India and America, Batting Together in Asia

Teresita C. Schaffer and
Teresita C. Schaffer Former Brookings Expert, Senior Advisor - McLarty Associates
Howard Schaffer
Howard Schaffer Georgetown University

March 27, 2013

Editor’s note: Teresita Schaffer has started work on a book called “India at the International High Table.” The book, co-authored with Howard Schaffer, will examine how India sees its role in the world, and how this translates into India’s negotiating style. This article, originally published in The Hindu, one of India’s leading English language newspapers, discussed U.S.-India interaction in East Asia.

On a table in the office of a senior Indian diplomat sits an unusual piece of memorabilia: a baseball bat. It is signed not by members of the official’s favourite baseball team, but by the U.S. officials who participated in the inaugural session of the now well-established consultations between India and the United States on East Asia, in 2010. This bat and the similarly adorned cricket bat kept by the Indian diplomat’s American counterpart are an apt symbol of how the United States and India have deepened their common understanding of the strategic stakes in this critical region. Now they need to deepen their economic ties across the Pacific.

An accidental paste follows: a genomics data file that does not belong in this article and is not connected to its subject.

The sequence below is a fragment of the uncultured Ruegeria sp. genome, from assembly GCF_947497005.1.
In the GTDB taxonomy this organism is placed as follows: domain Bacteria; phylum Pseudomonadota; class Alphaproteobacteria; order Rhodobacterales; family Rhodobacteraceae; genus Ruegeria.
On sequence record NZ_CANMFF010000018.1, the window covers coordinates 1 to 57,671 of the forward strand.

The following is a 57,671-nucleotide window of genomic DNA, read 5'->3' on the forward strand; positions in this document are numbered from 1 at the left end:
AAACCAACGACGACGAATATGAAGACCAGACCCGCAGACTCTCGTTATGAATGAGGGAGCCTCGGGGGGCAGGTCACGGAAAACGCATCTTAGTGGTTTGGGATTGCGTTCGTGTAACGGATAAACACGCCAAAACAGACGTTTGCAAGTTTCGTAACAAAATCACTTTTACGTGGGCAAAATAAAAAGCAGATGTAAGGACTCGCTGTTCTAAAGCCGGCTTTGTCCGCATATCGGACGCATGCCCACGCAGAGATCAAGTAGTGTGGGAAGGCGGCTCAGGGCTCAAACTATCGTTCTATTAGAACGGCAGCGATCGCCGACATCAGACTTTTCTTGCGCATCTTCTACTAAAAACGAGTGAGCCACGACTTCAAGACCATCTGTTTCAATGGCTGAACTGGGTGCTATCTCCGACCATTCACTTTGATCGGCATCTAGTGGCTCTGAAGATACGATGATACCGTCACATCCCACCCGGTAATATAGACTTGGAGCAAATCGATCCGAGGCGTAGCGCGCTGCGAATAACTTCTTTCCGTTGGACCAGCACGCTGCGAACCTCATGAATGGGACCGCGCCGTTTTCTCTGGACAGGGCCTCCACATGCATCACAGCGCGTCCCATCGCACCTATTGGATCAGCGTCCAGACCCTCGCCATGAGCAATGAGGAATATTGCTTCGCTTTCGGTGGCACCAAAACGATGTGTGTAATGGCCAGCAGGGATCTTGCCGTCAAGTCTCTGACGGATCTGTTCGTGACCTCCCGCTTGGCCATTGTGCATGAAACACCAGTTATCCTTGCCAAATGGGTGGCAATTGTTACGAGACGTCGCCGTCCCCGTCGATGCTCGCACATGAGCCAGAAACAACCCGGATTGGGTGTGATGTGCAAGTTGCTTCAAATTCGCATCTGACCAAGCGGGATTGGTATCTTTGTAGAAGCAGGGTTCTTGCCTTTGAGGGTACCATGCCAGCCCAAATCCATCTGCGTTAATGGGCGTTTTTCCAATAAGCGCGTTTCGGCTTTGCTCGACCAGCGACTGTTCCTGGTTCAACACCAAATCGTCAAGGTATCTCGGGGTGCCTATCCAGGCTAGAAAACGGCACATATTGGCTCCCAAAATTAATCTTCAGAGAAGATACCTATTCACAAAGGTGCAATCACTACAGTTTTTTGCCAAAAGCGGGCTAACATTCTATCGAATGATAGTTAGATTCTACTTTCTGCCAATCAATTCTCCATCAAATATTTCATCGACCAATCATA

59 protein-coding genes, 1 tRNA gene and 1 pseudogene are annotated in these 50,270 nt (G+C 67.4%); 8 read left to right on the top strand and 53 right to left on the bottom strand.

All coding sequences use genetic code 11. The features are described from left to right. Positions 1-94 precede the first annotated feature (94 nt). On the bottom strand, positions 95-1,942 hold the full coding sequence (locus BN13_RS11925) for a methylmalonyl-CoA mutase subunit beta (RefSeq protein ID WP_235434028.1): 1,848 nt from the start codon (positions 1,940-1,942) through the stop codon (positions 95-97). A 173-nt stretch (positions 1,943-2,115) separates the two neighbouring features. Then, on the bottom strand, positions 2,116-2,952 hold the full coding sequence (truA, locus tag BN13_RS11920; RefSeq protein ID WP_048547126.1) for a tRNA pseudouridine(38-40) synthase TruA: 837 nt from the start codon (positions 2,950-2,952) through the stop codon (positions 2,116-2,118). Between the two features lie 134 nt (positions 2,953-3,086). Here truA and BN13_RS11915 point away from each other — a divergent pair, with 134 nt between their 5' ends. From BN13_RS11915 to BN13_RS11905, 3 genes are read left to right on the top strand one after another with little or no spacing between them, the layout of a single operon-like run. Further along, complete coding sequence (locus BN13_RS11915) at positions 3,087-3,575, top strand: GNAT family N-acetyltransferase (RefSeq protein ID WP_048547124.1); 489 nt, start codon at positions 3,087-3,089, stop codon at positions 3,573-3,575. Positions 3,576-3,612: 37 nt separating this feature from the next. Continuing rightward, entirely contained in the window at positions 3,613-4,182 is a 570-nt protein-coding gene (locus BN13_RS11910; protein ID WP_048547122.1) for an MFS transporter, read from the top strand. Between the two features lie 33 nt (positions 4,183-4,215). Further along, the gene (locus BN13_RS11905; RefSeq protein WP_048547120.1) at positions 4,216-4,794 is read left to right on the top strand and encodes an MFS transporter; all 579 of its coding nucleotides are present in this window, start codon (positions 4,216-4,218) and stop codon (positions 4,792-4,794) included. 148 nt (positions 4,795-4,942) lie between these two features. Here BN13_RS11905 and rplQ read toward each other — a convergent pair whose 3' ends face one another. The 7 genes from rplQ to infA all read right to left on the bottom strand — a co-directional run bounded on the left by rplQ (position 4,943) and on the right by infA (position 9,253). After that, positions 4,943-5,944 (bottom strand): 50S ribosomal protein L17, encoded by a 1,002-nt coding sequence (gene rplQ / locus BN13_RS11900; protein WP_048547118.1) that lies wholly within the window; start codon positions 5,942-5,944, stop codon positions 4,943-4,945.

The geopolitical shifts that shaped the expanded U.S.-India relationship changed the way both related to East Asia. India’s Look East policy expressed New Delhi’s intention to expand its footprint in East Asia, after decades of thin relations with China and relative neglect of the rest of the region. India’s economic opening to the global economy made its Asian orientation a tangible reality. India has signed three free trade agreements, all with East Asian partners: Japan, Korea, and ASEAN. Participation in several ASEAN-centred institutions underscored the political dimension of India’s Asia-wide ties.

Three indicators

The Obama administration has intensified a decades-long shift toward Asia in U.S. economic and foreign policy. The heart of U.S. Asia policy traditionally lay in the military anchor in Japan, the security challenge of China, and the enormous economic relationship with both. These factors are still important. But with the “pivot” or “rebalancing” that administration spokesmen have been talking about for the past two years, look for three new markers: deeper U.S. engagement with Asian regional institutions; a modest shift in the centre of gravity of U.S. military assets toward the Indo-Pacific region; and, significantly, the decision to treat India as part of a larger Asian region, a decision made more important by the growing prominence of U.S.-India ties.

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